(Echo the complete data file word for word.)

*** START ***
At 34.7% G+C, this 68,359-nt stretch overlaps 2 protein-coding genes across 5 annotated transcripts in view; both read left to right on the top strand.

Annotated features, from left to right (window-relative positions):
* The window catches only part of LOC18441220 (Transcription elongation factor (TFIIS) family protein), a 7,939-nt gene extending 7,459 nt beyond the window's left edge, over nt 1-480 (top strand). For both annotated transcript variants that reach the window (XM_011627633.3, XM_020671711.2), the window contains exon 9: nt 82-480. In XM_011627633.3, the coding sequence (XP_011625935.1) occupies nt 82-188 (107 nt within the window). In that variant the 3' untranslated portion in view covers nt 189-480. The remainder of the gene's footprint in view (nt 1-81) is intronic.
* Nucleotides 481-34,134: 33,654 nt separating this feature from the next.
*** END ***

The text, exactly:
At 34.7% G+C, this 68,359-nt stretch overlaps 2 protein-coding genes across 5 annotated transcripts in view; both read left to right on the top strand.

Annotated features, from left to right (window-relative positions):
* The window catches only part of LOC18441220 (Transcription elongation factor (TFIIS) family protein), a 7,939-nt gene extending 7,459 nt beyond the window's left edge, over nt 1-480 (top strand). For both annotated transcript variants that reach the window (XM_011627633.3, XM_020671711.2), the window contains exon 9: nt 82-480. In XM_011627633.3, the coding sequence (XP_011625935.1) occupies nt 82-188 (107 nt within the window). In that variant the 3' untranslated portion in view covers nt 189-480. The remainder of the gene's footprint in view (nt 1-81) is intronic.
* Nucleotides 481-34,134: 33,654 nt separating this feature from the next.